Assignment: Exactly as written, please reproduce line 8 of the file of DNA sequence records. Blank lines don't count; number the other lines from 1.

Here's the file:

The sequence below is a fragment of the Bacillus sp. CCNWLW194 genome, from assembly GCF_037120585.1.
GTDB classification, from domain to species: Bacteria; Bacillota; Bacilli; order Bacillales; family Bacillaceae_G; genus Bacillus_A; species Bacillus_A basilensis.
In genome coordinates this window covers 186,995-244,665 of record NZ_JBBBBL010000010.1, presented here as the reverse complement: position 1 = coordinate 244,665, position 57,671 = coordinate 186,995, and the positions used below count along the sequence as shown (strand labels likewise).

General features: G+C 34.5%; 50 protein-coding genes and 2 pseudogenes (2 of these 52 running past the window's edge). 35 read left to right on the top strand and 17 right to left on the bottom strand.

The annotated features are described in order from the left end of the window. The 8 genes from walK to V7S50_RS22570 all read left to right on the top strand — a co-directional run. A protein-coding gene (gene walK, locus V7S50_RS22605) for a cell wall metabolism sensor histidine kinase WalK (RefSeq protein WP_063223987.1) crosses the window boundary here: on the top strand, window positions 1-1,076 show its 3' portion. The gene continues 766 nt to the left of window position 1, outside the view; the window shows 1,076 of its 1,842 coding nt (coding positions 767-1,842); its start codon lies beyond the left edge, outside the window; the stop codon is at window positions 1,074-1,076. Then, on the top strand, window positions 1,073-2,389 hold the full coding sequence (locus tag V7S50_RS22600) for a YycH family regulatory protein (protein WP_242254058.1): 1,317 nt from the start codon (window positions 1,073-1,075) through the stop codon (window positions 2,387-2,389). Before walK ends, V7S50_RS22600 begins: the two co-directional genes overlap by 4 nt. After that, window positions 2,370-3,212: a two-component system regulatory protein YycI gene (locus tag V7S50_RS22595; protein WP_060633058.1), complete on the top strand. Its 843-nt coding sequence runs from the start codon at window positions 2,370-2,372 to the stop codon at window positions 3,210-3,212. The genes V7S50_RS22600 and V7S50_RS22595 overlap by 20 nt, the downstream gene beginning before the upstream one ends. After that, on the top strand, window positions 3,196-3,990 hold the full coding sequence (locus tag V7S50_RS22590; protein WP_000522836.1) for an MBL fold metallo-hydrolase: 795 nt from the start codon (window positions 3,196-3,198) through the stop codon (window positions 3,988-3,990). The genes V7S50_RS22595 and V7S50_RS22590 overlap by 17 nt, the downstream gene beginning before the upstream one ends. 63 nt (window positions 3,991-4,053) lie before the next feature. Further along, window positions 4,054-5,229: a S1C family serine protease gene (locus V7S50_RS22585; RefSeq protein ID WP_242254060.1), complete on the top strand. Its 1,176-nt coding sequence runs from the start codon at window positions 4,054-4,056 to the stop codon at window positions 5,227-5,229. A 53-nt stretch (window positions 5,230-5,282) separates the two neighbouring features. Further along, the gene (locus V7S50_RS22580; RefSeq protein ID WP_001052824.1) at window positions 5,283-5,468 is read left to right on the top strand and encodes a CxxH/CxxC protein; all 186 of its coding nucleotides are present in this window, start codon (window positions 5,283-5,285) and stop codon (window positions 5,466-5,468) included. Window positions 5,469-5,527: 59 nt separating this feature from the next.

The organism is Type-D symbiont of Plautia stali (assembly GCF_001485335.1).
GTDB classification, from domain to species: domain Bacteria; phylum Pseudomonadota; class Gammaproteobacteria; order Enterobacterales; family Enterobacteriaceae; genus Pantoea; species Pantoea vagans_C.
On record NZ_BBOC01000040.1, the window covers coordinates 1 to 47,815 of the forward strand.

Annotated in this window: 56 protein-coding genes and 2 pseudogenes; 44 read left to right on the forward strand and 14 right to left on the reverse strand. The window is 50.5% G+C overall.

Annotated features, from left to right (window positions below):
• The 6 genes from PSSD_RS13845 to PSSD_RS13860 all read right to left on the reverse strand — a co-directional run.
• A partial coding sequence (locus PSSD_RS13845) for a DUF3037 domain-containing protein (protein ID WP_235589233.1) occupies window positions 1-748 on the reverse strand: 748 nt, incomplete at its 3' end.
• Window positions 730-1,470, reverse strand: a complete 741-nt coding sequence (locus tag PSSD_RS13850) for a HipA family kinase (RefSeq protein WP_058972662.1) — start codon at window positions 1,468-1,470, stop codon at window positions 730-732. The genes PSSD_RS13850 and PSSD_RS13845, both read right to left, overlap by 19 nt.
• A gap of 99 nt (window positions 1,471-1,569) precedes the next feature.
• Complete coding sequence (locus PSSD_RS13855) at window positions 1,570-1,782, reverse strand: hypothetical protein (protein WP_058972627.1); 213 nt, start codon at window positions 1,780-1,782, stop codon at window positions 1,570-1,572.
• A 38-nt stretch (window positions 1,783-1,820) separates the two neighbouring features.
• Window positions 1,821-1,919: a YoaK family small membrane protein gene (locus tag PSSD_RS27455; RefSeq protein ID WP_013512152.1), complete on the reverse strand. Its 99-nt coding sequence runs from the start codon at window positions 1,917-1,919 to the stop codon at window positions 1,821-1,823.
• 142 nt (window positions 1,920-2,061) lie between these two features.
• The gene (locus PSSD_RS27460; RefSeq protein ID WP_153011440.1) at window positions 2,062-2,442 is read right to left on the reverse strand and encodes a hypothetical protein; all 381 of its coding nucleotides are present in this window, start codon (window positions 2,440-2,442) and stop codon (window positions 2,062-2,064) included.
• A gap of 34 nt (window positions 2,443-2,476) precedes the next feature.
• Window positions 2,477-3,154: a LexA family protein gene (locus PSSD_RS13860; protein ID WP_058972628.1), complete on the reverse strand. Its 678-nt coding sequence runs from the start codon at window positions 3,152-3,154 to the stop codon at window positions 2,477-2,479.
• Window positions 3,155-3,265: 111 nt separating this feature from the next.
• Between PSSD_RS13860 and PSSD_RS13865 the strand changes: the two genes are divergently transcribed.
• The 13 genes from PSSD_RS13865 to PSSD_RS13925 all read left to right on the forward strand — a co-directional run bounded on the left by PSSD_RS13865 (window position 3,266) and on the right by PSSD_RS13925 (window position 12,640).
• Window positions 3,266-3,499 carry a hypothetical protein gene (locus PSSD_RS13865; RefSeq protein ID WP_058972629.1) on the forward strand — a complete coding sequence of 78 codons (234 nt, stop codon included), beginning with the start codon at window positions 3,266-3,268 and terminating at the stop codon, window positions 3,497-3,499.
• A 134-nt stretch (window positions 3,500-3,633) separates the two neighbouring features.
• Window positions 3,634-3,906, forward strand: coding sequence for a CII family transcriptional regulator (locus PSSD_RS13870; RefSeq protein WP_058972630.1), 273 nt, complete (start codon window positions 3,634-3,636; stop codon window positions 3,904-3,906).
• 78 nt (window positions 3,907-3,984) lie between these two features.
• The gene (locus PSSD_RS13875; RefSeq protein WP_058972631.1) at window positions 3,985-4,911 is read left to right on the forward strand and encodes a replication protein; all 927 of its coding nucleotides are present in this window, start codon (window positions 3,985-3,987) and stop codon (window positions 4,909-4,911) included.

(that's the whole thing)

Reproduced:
On record NZ_BBOC01000040.1, the window covers coordinates 1 to 47,815 of the forward strand.